Thank you to everyone who answered. Here is the breakdown from the poll.
114: Number of people who answered "I am a". This equates to roughly 80 men, 30 women, and 4 robots.
The highest concentration of readers is in the Eastern United States.
The winner of being the furthest away from me is a female reader in Qatar.
103: Number of people who answered "I read this site". Less than the other question presumably because I forgot to add "on my RSS feed reader".
That said, 25 read every day, 36 once a week or so, about 39 read it with a martini when it suits them, and the rest are beings sent from outer space to destroy us.
Google analytics tells me that a set number of "people" come to this blog every single day. I put people in brackets because for all I know those hits are tiny robots, sent through the tubes of the internet to recreate my blog on some other site. So in the interest of getting to know you, my readers, better, I've devised these fiendishly clever polls.
EDIT: I apologize for the crap choices. As with grade ten multiple choice, choose the closest answer.
I really don't have any brand loyalty. Sure I love Uniqlo now like a son, but the possibility remains that my tastes could change or they could go the way of Eddie Bauer. But there's something about unpacking a fresh pair of Nikes that really ramp up the nostalgia factor. I don't even own any other Nike gear other than these shoes, yet they still feel like an old friend.
When I was in grade 6 I had just moved from Montreal to Burnaby (near Vancouver) and I was on the track team in school. I wanted a pair of the then new Air Max, but they were way outside my dad's budget. So he bought me a pair of nondescript Nike Doodads. Still, when I put those on my feet, I thought I was flying. In fact, I remember getting them at school and bouncing around outside in them, much to the delight and derision of the older kids. Thus my reputation for being "a total idiot" was born.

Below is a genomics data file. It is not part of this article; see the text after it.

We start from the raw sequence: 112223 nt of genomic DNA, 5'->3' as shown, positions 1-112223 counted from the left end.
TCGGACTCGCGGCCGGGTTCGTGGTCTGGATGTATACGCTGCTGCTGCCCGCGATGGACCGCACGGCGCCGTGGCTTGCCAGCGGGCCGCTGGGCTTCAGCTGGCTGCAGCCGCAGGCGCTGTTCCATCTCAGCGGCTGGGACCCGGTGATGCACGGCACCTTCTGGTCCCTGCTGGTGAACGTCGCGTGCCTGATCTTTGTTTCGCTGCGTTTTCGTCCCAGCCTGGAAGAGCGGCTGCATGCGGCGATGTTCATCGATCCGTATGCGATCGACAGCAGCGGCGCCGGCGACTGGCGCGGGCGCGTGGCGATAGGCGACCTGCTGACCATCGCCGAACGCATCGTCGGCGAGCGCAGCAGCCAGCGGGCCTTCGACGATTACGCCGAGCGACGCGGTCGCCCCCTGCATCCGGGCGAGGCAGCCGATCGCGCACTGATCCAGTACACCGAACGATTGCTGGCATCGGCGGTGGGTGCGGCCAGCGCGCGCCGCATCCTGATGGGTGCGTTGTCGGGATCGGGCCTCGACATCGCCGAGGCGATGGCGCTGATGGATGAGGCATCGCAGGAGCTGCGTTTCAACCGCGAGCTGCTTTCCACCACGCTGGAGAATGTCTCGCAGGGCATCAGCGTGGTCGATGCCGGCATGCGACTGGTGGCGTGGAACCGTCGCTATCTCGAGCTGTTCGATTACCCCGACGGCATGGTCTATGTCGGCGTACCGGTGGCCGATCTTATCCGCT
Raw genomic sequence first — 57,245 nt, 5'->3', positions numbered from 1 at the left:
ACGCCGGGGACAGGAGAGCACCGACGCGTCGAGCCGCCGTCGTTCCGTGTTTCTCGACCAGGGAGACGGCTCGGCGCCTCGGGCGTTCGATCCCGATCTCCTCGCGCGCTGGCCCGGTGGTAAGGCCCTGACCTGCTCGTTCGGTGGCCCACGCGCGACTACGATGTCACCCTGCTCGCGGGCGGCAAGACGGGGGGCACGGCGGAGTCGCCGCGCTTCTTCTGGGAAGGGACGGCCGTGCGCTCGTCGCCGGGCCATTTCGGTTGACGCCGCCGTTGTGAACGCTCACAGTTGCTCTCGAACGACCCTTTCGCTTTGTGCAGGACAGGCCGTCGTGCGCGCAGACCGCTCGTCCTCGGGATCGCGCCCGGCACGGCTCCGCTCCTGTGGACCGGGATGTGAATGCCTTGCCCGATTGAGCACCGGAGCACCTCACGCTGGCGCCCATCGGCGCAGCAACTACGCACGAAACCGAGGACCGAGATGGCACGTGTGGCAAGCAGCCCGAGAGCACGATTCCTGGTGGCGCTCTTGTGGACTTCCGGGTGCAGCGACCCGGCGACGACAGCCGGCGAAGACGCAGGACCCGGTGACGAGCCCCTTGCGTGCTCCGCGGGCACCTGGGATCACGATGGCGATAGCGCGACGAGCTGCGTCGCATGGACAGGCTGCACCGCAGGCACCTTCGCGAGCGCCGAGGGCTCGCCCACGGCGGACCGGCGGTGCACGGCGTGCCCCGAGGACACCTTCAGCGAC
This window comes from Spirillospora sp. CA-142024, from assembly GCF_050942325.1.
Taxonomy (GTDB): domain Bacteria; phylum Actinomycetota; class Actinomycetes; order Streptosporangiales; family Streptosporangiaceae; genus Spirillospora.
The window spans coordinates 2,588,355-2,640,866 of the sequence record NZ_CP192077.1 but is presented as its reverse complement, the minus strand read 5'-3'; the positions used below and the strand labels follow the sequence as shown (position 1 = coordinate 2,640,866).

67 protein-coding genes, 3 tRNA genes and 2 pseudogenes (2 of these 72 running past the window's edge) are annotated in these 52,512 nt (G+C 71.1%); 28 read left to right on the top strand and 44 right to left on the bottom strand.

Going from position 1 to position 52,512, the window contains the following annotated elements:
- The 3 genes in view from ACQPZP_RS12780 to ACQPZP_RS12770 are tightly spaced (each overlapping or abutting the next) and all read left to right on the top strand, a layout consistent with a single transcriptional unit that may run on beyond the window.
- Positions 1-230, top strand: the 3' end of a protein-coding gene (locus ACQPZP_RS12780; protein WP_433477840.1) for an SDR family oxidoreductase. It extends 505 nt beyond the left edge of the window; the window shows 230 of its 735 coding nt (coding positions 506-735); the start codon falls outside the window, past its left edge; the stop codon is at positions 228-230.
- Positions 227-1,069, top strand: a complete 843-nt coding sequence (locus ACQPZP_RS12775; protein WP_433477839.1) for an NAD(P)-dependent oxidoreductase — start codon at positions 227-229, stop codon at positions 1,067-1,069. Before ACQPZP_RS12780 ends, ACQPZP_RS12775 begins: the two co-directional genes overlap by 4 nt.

Now, even though I can pretty much afford to buy any sport shoe I want, I still can't bring myself to get the super-teched gizmo runners with gravity-defying soles. I only bought these because they were on sale, and the guy at the store, on learning I had just been to Japan, knocked off another $10. (Is there anything Japan can't do?) Putting them on, it was being 12 all over again.
Loopwheeler is a company in Japan built entirely around a vintage fabric machine called a loopwheel. The loopwheel produces only enough fabric each day for 12 sweatshirts, which goes a long way to explaining the cost (the sweatshirt I'm wearing set me back around $140 CAD). But if you have a deep love for grey sweatshirts, Loopwheeler is basically the Holy Grail.
A machine weaves 24 loops a minute, which is slow enough that you can track the movement with your eyes. Experienced craftsmen have to attend the machine constantly. Slowly and gently, without putting excessive tension on threads by only leveraging gravity, the machine knits the fabric to enhance the natural texture of the thread. It feels as if air was knitted into the material. Whenever possible we use a flat seam sewing machine that was used heavily back in the 1950s. Machines today require around 10mm allowance, but this machine requires only a couple of millimeters. A small allowance reduces overlays of materials and bulk creating a more comfortable finished product. In addition the flat seam machines use six threads at a time; more threads in the seam increase strength and durability to the product. It’s slow, takes more attention, but the natural skill of the engineers truly affects the quality. I believe it is made with mysterious skill unique to Japan, which no one can duplicate.
Founder Satoshi Suzuki, interviewed by Sneaker Freaker.
If you like "things," and really there's no other way to say it, then Tokyo is your city. But as with all parts of the world it's getting harder and harder to find things made in Japan. Here's what I came up with.
Uniqlo Selvedge Jeans
Monopro Boxer Spoon
Square Bread Mold
Loopwheeler Sweatshirt (Individual post on this later)
Sizzler Bottle Opener and Closer